Another in my series of tales inspired by a book of Romany spells.
The washing hung damp and lank on its line. Agnes shook out her apron, waiting for the breeze. None came. It remained stubbornly as still as could be. She looked around, searching, as if the wind might be hiding itself behind the outhouse. No, not a breath.
‘Oh, come now,’ she said in exasperation, ‘not a puff of wind and all this linen to dry! What am I to do?’
Her mother’s voice said, quite clearly, over her shoulder, ‘You know what to do!’
Agnes turned and thought she glimpsed her mother – or was it a trick of the light? No, there was no-one there. Nonetheless, she searched her memory and found she did indeed know what to do. You simply faced the breeze and blew into it. Or did you put your back to the breeze and blow at the washing? But there was no breeze at all to blow into or away from. Which way to face to work the spell?
Cover all possibilities, then, Agnes thought, and she edged around the washing, blowing towards it and away from it, from every angle. A tiny breeze responded. ‘It works!’ cried Agnes and redoubled her efforts, pleased with her witchery.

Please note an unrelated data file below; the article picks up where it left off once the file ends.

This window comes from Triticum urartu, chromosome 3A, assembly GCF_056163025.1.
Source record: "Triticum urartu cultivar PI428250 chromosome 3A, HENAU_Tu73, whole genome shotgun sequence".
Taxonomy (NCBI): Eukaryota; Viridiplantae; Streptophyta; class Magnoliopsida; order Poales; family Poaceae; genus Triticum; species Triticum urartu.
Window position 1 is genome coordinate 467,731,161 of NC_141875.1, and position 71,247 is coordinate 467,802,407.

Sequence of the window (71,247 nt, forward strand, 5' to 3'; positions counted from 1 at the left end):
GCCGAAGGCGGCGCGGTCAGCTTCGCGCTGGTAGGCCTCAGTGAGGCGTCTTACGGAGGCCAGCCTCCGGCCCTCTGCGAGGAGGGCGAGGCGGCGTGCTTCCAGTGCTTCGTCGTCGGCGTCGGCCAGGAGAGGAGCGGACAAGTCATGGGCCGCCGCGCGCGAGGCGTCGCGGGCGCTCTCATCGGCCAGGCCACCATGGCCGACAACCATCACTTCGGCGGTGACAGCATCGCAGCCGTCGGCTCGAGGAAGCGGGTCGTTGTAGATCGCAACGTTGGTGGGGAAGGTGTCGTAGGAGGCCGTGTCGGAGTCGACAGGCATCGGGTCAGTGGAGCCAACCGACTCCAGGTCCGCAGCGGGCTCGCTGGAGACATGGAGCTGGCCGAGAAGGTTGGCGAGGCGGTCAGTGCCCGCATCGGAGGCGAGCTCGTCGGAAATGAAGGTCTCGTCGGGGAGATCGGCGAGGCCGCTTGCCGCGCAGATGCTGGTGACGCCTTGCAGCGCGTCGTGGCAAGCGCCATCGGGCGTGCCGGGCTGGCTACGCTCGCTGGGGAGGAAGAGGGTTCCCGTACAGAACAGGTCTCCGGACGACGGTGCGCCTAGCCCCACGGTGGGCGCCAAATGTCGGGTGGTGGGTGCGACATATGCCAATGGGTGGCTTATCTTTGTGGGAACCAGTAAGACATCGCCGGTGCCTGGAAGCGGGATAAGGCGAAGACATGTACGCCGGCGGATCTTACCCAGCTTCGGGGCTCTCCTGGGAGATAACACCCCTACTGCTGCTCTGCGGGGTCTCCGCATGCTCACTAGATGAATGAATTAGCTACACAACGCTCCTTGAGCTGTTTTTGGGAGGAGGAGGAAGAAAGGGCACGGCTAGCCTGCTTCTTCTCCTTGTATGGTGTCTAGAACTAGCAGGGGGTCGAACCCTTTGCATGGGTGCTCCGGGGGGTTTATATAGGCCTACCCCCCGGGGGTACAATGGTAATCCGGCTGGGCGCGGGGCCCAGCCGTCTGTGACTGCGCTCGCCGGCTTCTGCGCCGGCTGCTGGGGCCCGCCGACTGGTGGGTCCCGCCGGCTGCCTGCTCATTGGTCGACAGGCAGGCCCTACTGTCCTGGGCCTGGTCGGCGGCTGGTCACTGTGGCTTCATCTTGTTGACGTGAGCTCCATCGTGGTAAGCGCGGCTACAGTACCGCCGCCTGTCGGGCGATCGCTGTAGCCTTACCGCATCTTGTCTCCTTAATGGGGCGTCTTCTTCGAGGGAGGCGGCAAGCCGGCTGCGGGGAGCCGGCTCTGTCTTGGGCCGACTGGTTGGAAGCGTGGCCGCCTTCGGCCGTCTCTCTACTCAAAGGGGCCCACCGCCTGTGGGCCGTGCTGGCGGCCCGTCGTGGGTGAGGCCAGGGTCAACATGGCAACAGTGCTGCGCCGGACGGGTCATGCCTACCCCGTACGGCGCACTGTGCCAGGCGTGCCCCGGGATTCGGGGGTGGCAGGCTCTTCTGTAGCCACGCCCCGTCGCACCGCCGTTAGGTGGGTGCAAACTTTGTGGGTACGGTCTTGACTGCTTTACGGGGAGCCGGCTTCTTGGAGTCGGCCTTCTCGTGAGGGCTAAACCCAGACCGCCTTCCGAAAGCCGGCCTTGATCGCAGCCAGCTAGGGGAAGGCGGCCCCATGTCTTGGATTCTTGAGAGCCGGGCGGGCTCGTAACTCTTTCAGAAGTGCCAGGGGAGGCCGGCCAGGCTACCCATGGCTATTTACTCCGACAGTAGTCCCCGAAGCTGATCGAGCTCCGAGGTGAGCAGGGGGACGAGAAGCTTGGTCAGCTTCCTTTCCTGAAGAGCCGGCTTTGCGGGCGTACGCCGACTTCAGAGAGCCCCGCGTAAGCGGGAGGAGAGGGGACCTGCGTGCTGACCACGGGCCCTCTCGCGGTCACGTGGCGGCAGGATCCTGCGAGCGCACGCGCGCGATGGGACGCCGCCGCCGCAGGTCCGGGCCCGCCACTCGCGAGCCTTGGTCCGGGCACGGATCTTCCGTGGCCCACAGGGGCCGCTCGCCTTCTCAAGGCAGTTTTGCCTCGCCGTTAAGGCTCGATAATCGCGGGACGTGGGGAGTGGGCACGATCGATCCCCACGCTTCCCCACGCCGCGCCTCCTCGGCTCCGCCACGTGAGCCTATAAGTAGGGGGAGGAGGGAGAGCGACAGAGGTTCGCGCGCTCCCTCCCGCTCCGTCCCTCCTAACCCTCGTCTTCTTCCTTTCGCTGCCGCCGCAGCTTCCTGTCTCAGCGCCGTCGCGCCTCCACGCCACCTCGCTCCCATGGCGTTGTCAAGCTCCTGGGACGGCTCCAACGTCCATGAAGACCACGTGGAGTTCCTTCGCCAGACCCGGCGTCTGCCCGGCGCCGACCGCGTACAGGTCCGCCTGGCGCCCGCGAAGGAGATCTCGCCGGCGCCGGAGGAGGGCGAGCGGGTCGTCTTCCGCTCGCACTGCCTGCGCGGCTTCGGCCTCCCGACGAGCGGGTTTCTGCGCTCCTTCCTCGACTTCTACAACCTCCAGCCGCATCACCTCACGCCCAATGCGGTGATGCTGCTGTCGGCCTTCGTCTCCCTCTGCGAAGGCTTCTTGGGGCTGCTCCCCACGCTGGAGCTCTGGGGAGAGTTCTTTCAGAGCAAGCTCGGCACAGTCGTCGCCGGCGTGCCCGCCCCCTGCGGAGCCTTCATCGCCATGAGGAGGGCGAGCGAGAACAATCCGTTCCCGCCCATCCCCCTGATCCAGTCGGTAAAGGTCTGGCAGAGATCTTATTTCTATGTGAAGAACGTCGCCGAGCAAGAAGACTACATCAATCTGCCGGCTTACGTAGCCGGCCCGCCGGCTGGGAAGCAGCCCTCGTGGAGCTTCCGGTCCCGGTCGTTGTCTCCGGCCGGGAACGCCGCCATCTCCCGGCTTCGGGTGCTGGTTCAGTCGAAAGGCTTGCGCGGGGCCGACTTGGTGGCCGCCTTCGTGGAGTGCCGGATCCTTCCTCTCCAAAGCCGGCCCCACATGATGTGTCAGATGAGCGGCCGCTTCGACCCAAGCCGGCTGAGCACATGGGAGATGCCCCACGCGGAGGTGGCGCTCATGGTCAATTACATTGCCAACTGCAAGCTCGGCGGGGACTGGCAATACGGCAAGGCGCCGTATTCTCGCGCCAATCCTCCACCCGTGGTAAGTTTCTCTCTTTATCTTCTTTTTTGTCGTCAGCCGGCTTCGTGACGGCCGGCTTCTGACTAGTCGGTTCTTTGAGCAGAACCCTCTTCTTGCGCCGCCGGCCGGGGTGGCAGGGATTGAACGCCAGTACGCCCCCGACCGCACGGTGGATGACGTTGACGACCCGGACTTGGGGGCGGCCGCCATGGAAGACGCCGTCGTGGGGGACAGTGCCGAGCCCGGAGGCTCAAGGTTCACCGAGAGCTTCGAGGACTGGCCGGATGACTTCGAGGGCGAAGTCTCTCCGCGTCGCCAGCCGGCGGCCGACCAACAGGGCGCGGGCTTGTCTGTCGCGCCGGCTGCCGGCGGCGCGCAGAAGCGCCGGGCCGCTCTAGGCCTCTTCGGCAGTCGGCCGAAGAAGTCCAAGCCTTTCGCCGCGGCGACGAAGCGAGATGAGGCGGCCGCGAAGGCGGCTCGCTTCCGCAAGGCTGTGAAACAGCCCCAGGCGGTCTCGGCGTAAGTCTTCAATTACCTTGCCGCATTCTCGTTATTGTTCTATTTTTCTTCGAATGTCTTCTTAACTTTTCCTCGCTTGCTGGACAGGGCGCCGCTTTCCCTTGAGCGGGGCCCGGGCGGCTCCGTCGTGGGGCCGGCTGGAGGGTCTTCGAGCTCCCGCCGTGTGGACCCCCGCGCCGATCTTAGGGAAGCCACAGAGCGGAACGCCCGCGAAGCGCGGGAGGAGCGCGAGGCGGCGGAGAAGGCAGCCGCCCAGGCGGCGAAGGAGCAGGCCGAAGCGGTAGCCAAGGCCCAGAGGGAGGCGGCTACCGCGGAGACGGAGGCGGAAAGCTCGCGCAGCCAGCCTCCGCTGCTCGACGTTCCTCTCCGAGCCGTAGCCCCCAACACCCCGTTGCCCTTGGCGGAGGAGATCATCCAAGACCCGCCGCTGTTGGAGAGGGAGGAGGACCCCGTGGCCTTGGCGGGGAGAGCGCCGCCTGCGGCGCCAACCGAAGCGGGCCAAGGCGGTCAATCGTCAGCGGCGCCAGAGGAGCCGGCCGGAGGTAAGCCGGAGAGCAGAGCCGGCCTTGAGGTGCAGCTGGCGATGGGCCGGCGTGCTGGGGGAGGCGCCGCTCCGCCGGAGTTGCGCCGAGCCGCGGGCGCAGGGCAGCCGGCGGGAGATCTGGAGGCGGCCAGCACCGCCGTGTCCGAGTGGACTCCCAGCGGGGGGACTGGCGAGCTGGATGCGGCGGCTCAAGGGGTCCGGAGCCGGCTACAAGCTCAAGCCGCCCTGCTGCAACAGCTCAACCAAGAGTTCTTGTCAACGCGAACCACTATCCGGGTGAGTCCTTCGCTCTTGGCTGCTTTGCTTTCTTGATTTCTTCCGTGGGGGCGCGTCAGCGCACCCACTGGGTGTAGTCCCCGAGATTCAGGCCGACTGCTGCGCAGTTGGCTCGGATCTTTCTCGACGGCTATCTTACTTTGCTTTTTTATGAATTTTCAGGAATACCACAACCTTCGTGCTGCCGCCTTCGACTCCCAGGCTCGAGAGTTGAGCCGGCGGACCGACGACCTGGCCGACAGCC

It was a while before she realised the rising wind was coming from all directions, and forming a bijou tornado centred neatly on her washing line. When the line was torn from its mooring and the washing vanished goodness-knows-where, Agnes fled indoors. She was still cowering in the kitchen when her mother breezed in.
‘Wind spell, was it?’ she asked. Agnes nodded.
‘I thought so. One direction at a time, girl, for pity’s sake.’
‘Oh, Mother, I thought I had destroyed the whole world!’
‘Don’t flatter yourself,’ said her mother, crisply. ‘Your washing’s in the cattle yard, by the way. I should cut along if I were you. The old speckled cow is wearing your under-linen on her horns and people are laughing.’
Look out for another spell story next week.